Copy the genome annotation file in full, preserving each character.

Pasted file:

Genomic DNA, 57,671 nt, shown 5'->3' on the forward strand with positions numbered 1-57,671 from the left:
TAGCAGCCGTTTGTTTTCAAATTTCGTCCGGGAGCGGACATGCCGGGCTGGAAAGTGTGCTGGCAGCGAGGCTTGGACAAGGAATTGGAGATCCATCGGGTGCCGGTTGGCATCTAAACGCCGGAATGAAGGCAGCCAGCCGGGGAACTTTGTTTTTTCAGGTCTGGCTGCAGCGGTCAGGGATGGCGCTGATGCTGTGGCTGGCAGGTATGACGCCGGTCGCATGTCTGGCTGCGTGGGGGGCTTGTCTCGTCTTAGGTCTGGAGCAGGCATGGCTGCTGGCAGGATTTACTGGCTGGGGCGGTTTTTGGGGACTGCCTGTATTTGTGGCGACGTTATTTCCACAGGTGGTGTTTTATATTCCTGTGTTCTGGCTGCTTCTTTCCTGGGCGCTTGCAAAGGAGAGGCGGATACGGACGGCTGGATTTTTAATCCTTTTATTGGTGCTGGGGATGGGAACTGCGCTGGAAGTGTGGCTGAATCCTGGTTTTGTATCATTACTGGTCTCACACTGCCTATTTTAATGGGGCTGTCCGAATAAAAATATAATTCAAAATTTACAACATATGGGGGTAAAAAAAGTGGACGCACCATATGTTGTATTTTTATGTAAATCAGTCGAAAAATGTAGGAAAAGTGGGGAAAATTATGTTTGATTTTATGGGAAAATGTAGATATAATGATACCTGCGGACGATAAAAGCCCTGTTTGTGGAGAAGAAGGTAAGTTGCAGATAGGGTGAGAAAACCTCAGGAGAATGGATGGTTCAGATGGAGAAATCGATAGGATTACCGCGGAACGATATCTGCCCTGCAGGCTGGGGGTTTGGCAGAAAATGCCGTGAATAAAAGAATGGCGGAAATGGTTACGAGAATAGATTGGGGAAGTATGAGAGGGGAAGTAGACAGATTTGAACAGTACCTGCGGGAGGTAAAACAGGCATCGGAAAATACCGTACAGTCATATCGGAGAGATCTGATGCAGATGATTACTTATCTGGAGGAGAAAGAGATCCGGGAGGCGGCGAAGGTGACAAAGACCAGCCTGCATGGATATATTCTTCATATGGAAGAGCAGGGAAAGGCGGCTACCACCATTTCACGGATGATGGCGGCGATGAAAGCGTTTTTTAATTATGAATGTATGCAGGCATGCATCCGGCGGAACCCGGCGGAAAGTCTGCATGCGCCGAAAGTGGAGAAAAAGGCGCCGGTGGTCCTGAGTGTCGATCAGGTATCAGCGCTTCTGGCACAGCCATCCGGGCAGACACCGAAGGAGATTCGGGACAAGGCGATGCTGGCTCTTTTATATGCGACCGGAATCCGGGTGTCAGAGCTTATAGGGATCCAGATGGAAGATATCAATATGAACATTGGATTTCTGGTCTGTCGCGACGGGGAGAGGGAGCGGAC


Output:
Genomic DNA, 57,671 nt, shown 5'->3' on the forward strand with positions numbered 1-57,671 from the left:
TAGCAGCCGTTTGTTTTCAAATTTCGTCCGGGAGCGGACATGCCGGGCTGGAAAGTGTGCTGGCAGCGAGGCTTGGACAAGGAATTGGAGATCCATCGGGTGCCGGTTGGCATCTAAACGCCGGAATGAAGGCAGCCAGCCGGGGAACTTTGTTTTTTCAGGTCTGGCTGCAGCGGTCAGGGATGGCGCTGATGCTGTGGCTGGCAGGTATGACGCCGGTCGCATGTCTGGCTGCGTGGGGGGCTTGTCTCGTCTTAGGTCTGGAGCAGGCATGGCTGCTGGCAGGATTTACTGGCTGGGGCGGTTTTTGGGGACTGCCTGTATTTGTGGCGACGTTATTTCCACAGGTGGTGTTTTATATTCCTGTGTTCTGGCTGCTTCTTTCCTGGGCGCTTGCAAAGGAGAGGCGGATACGGACGGCTGGATTTTTAATCCTTTTATTGGTGCTGGGGATGGGAACTGCGCTGGAAGTGTGGCTGAATCCTGGTTTTGTATCATTACTGGTCTCACACTGCCTATTTTAATGGGGCTGTCCGAATAAAAATATAATTCAAAATTTACAACATATGGGGGTAAAAAAAGTGGACGCACCATATGTTGTATTTTTATGTAAATCAGTCGAAAAATGTAGGAAAAGTGGGGAAAATTATGTTTGATTTTATGGGAAAATGTAGATATAATGATACCTGCGGACGATAAAAGCCCTGTTTGTGGAGAAGAAGGTAAGTTGCAGATAGGGTGAGAAAACCTCAGGAGAATGGATGGTTCAGATGGAGAAATCGATAGGATTACCGCGGAACGATATCTGCCCTGCAGGCTGGGGGTTTGGCAGAAAATGCCGTGAATAAAAGAATGGCGGAAATGGTTACGAGAATAGATTGGGGAAGTATGAGAGGGGAAGTAGACAGATTTGAACAGTACCTGCGGGAGGTAAAACAGGCATCGGAAAATACCGTACAGTCATATCGGAGAGATCTGATGCAGATGATTACTTATCTGGAGGAGAAAGAGATCCGGGAGGCGGCGAAGGTGACAAAGACCAGCCTGCATGGATATATTCTTCATATGGAAGAGCAGGGAAAGGCGGCTACCACCATTTCACGGATGATGGCGGCGATGAAAGCGTTTTTTAATTATGAATGTATGCAGGCATGCATCCGGCGGAACCCGGCGGAAAGTCTGCATGCGCCGAAAGTGGAGAAAAAGGCGCCGGTGGTCCTGAGTGTCGATCAGGTATCAGCGCTTCTGGCACAGCCATCCGGGCAGACACCGAAGGAGATTCGGGACAAGGCGATGCTGGCTCTTTTATATGCGACCGGAATCCGGGTGTCAGAGCTTATAGGGATCCAGATGGAAGATATCAATATGAACATTGGATTTCTGGTCTGTCGCGACGGGGAGAGGGAGCGGAC